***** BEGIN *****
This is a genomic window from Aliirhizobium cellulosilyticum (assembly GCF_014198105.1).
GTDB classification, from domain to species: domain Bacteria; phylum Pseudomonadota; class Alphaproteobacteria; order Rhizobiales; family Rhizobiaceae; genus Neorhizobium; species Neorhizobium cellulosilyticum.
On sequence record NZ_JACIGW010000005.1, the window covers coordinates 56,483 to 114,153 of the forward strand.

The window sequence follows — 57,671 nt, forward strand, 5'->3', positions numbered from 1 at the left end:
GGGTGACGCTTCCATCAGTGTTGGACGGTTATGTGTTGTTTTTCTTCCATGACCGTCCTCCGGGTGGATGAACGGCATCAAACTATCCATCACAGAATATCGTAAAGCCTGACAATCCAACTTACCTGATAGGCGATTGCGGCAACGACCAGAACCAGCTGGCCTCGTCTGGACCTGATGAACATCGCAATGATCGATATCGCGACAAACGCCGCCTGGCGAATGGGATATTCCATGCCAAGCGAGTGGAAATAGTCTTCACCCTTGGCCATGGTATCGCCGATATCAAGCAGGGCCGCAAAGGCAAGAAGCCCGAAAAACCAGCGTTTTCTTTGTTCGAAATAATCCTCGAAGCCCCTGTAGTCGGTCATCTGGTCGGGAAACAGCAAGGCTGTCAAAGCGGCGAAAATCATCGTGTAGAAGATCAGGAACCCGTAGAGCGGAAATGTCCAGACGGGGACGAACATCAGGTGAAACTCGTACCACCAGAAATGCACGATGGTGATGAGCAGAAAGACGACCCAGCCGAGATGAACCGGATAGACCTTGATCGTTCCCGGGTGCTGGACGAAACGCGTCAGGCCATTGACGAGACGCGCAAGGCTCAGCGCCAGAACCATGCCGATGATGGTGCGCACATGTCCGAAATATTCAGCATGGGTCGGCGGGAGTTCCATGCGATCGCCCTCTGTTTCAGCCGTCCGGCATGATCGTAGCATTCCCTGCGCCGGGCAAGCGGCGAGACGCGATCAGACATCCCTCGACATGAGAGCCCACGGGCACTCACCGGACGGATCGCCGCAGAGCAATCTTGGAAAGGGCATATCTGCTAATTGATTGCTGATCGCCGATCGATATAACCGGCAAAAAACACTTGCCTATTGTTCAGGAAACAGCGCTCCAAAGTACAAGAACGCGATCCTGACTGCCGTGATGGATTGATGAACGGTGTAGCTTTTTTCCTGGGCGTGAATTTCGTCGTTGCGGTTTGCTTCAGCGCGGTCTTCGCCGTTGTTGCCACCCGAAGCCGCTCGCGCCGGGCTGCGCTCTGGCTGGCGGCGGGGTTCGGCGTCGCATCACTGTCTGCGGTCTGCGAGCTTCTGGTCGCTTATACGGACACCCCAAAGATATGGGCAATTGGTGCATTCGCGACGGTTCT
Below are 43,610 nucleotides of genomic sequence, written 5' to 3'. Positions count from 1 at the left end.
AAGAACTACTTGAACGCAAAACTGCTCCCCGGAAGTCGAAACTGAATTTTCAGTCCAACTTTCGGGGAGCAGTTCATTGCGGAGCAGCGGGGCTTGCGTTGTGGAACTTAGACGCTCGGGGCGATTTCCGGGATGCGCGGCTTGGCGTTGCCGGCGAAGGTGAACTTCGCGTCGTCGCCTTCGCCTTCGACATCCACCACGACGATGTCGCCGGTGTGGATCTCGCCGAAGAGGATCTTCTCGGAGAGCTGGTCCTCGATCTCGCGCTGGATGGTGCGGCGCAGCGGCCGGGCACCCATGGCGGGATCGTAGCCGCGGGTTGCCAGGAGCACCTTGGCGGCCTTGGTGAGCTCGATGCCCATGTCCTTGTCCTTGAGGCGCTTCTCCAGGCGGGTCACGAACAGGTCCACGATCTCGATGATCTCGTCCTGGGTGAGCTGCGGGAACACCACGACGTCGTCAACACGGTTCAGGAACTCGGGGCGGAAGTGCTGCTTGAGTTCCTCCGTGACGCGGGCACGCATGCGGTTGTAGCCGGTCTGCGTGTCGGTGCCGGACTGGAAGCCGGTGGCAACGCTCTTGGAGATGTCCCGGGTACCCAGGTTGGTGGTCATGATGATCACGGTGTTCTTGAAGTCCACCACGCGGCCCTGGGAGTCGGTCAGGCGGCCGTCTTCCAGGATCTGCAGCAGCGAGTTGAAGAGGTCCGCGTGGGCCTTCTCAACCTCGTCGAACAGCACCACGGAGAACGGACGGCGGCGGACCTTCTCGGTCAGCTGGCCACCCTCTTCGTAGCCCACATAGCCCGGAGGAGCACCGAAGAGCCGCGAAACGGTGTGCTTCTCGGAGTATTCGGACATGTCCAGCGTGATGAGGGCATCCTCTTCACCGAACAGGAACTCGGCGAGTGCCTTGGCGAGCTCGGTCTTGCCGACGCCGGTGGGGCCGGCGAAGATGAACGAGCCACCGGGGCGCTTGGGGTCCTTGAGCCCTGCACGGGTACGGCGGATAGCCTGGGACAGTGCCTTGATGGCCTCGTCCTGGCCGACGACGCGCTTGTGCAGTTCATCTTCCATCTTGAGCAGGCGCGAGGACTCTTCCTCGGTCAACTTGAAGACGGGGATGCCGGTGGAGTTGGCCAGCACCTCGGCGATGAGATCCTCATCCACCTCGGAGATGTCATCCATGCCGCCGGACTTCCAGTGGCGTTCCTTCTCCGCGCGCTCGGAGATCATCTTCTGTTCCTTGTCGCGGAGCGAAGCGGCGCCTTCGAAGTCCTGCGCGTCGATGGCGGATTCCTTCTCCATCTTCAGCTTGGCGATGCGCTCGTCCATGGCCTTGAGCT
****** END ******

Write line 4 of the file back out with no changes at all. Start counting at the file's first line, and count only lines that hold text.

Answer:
The window sequence follows — 57,671 nt, forward strand, 5'->3', positions numbered from 1 at the left end: